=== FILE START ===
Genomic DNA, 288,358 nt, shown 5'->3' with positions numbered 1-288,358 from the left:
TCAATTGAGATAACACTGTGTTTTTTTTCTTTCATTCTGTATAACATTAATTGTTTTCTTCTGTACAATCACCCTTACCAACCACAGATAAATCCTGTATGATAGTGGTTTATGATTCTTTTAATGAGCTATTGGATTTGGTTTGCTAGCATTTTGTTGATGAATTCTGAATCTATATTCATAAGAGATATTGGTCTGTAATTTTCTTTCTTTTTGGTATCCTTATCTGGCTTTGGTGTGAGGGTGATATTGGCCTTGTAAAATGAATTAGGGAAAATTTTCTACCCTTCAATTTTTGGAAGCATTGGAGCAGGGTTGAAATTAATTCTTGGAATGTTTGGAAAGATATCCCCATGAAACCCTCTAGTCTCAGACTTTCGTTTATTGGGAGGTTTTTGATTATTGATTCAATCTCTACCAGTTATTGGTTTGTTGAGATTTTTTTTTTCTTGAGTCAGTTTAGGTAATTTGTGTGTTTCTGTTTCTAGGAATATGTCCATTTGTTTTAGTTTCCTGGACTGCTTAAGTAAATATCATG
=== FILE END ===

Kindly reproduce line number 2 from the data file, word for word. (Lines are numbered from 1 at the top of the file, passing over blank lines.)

TCAATTGAGATAACACTGTGTTTTTTTTCTTTCATTCTGTATAACATTAATTGTTTTCTTCTGTACAATCACCCTTACCAACCACAGATAAATCCTGTATGATAGTGGTTTATGATTCTTTTAATGAGCTATTGGATTTGGTTTGCTAGCATTTTGTTGATGAATTCTGAATCTATATTCATAAGAGATATTGGTCTGTAATTTTCTTTCTTTTTGGTATCCTTATCTGGCTTTGGTGTGAGGGTGATATTGGCCTTGTAAAATGAATTAGGGAAAATTTTCTACCCTTCAATTTTTGGAAGCATTGGAGCAGGGTTGAAATTAATTCTTGGAATGTTTGGAAAGATATCCCCATGAAACCCTCTAGTCTCAGACTTTCGTTTATTGGGAGGTTTTTGATTATTGATTCAATCTCTACCAGTTATTGGTTTGTTGAGATTTTTTTTTTCTTGAGTCAGTTTAGGTAATTTGTGTGTTTCTGTTTCTAGGAATATGTCCATTTGTTTTAGTTTCCTGGACTGCTTAAGTAAATATCATG